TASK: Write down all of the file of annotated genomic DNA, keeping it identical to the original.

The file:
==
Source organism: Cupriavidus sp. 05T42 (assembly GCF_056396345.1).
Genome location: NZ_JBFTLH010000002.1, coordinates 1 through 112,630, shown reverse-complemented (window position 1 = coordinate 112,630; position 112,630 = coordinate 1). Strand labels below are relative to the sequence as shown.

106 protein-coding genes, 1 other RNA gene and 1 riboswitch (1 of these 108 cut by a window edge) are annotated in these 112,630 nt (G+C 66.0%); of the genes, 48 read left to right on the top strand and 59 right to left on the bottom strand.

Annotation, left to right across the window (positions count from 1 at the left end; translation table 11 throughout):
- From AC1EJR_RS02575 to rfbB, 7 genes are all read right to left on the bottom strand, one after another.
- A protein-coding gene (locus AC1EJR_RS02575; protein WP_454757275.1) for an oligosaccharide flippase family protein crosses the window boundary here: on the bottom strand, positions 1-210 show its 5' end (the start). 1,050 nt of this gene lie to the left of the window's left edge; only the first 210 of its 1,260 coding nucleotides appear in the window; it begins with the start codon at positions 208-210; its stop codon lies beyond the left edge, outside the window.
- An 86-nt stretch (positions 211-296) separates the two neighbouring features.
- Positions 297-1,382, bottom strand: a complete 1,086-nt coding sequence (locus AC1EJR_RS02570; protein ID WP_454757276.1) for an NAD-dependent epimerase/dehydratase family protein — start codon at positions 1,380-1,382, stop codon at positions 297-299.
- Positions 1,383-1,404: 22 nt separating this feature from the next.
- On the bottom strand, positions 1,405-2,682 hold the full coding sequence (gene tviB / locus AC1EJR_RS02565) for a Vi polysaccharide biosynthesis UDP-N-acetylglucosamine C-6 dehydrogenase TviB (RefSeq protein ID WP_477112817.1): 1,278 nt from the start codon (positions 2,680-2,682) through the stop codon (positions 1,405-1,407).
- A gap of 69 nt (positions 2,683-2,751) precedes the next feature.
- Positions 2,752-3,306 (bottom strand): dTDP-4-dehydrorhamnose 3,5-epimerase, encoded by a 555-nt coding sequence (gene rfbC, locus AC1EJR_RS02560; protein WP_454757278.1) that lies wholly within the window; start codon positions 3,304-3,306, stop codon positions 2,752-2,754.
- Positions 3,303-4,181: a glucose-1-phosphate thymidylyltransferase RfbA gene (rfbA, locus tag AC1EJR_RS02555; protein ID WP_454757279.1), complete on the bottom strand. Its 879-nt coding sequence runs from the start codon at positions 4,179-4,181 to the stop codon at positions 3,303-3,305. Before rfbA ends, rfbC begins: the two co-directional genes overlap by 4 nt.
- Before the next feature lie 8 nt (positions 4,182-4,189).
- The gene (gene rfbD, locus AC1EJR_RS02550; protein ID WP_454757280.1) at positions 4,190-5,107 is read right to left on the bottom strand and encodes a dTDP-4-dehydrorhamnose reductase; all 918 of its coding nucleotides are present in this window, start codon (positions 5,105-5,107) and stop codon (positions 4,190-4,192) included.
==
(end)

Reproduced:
Source organism: Cupriavidus sp. 05T42 (assembly GCF_056396345.1).
Genome location: NZ_JBFTLH010000002.1, coordinates 1 through 112,630, shown reverse-complemented (window position 1 = coordinate 112,630; position 112,630 = coordinate 1). Strand labels below are relative to the sequence as shown.

106 protein-coding genes, 1 other RNA gene and 1 riboswitch (1 of these 108 cut by a window edge) are annotated in these 112,630 nt (G+C 66.0%); of the genes, 48 read left to right on the top strand and 59 right to left on the bottom strand.

Annotation, left to right across the window (positions count from 1 at the left end; translation table 11 throughout):
- From AC1EJR_RS02575 to rfbB, 7 genes are all read right to left on the bottom strand, one after another.
- A protein-coding gene (locus AC1EJR_RS02575; protein WP_454757275.1) for an oligosaccharide flippase family protein crosses the window boundary here: on the bottom strand, positions 1-210 show its 5' end (the start). 1,050 nt of this gene lie to the left of the window's left edge; only the first 210 of its 1,260 coding nucleotides appear in the window; it begins with the start codon at positions 208-210; its stop codon lies beyond the left edge, outside the window.
- An 86-nt stretch (positions 211-296) separates the two neighbouring features.
- Positions 297-1,382, bottom strand: a complete 1,086-nt coding sequence (locus AC1EJR_RS02570; protein ID WP_454757276.1) for an NAD-dependent epimerase/dehydratase family protein — start codon at positions 1,380-1,382, stop codon at positions 297-299.
- Positions 1,383-1,404: 22 nt separating this feature from the next.
- On the bottom strand, positions 1,405-2,682 hold the full coding sequence (gene tviB / locus AC1EJR_RS02565) for a Vi polysaccharide biosynthesis UDP-N-acetylglucosamine C-6 dehydrogenase TviB (RefSeq protein ID WP_477112817.1): 1,278 nt from the start codon (positions 2,680-2,682) through the stop codon (positions 1,405-1,407).
- A gap of 69 nt (positions 2,683-2,751) precedes the next feature.
- Positions 2,752-3,306 (bottom strand): dTDP-4-dehydrorhamnose 3,5-epimerase, encoded by a 555-nt coding sequence (gene rfbC, locus AC1EJR_RS02560; protein WP_454757278.1) that lies wholly within the window; start codon positions 3,304-3,306, stop codon positions 2,752-2,754.
- Positions 3,303-4,181: a glucose-1-phosphate thymidylyltransferase RfbA gene (rfbA, locus tag AC1EJR_RS02555; protein ID WP_454757279.1), complete on the bottom strand. Its 879-nt coding sequence runs from the start codon at positions 4,179-4,181 to the stop codon at positions 3,303-3,305. Before rfbA ends, rfbC begins: the two co-directional genes overlap by 4 nt.
- Before the next feature lie 8 nt (positions 4,182-4,189).
- The gene (gene rfbD, locus AC1EJR_RS02550; protein ID WP_454757280.1) at positions 4,190-5,107 is read right to left on the bottom strand and encodes a dTDP-4-dehydrorhamnose reductase; all 918 of its coding nucleotides are present in this window, start codon (positions 5,105-5,107) and stop codon (positions 4,190-4,192) included.